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Embattled Saint Francis Ministries, NDHHS in "mutual agreement" to cease case management contract

SFM no longer lead agency in Eastern Service Area
Saint Francis Ministries
Posted at 3:14 PM, Dec 14, 2021
and last updated 2021-12-14 16:51:03-05

LINCOLN, Neb. (KMTV) — On Tuesday the State of Nebraska announced that it will again be responsible for child welfare case management services following months of controversy around Saint Francis Ministries, the provider contracted by the state to provide case management.

RELATED: Senators seeking investigation of St. Francis Ministries & deal they made with Nebraska DHHS

The Nebraska Department of Health and Human Services was previously engaged in an emergency contract with Saint Francis Ministries, but the announcement states there is a "mutual agreement" to cease the contract. This means Saint Francis will no longer be the lead agency in the Eastern Service Area. The transition will begin on Jan. 3.

The agency is a large foster care provider in Nebraska and was placed on probation in September after months of staff and funding issues. In October, leaders from the nonprofit testified before the state legislature and admitted that its bid to provide child welfare services to the state was too low.

“Simply put the bid was bad,” said the interim President of Saint Francis Ministries, William Clark.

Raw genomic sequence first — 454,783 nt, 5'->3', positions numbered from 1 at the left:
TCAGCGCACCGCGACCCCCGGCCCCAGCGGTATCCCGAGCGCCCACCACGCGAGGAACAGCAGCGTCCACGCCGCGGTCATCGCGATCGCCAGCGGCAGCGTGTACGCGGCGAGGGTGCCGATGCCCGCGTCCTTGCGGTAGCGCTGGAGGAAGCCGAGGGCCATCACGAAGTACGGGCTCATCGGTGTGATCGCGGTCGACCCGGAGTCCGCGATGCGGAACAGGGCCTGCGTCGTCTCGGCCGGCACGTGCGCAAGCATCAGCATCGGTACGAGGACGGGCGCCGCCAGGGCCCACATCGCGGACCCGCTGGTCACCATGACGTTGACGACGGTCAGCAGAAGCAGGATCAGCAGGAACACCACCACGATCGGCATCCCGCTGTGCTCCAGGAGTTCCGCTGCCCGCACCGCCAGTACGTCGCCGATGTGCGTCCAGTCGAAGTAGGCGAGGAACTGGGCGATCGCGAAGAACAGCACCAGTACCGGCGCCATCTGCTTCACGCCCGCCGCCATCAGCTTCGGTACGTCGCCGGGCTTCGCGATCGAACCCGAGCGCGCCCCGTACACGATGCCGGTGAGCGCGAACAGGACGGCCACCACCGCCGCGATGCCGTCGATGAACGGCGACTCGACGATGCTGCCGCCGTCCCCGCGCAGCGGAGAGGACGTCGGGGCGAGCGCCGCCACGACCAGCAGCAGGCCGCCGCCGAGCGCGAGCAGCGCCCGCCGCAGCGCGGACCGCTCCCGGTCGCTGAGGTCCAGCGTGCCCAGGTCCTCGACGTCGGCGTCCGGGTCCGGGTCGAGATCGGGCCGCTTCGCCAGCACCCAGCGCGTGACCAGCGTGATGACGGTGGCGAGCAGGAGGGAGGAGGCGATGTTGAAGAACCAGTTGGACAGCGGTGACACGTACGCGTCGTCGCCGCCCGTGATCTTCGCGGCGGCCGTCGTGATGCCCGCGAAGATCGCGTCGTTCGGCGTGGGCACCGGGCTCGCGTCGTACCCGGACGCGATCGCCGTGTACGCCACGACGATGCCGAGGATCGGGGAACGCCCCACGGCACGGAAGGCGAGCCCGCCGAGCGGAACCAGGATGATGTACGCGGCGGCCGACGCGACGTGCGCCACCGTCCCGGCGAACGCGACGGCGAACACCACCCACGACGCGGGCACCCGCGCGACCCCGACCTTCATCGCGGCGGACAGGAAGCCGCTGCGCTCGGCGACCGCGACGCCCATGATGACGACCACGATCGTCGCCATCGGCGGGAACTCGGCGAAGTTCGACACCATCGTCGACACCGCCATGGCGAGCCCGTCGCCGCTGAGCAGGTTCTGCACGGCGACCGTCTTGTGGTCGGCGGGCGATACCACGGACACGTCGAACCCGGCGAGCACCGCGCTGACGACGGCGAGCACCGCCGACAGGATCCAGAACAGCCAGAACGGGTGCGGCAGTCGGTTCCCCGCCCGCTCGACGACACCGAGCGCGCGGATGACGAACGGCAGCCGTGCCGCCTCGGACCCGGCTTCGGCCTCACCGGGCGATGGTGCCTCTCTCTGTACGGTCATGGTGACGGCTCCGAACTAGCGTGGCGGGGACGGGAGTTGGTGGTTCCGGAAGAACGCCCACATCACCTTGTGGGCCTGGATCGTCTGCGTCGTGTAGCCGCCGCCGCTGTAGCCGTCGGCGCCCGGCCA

SEE MORE: Leaders of St. Francis Ministries & DHHS testify under oath to Neb. Legislature

Though the agency will no longer be in charge of case management with DHHS, it will continue its relationship with the Eastern Service Area by remaining as the child placing agency.

The Nebraska DHHS wants to assure the public that it "remains focused on doing what is in the best interest for children and families in Nebraska."

This seems to end a long saga of controversy surrounding Saint Francis Ministries. In 2019, they were awarded a five-year, $197 million contract. Then after serious financial issues, the state renegotiated the contract, giving Saint Francis a two-year, $147 million contract, which amounted to around $2 million more a month.

This prompted the Nebraska Legislature to launch a special committee investigation on how Saint Francis got the bid, and the quality of foster care services they've provided.

In the last hearing, CEO of the Nebraska DHHS Dannette Smith said if they again had a chance, they would not have awarded the contract to Saint Francis.

While Clark told senators, Saint Francis was never expecting to make money on the deal.

"Did Saint Francis expect a loss on the contract, the answer is yes."

In earlier hearings, case workers and their partners told the committee they were overworked, had too many cases, with little to no support from Saint Francis or the state.

The full committee report is expected to come out Wednesday, Sen. Machaela Cavanaugh tells 3 News Now.

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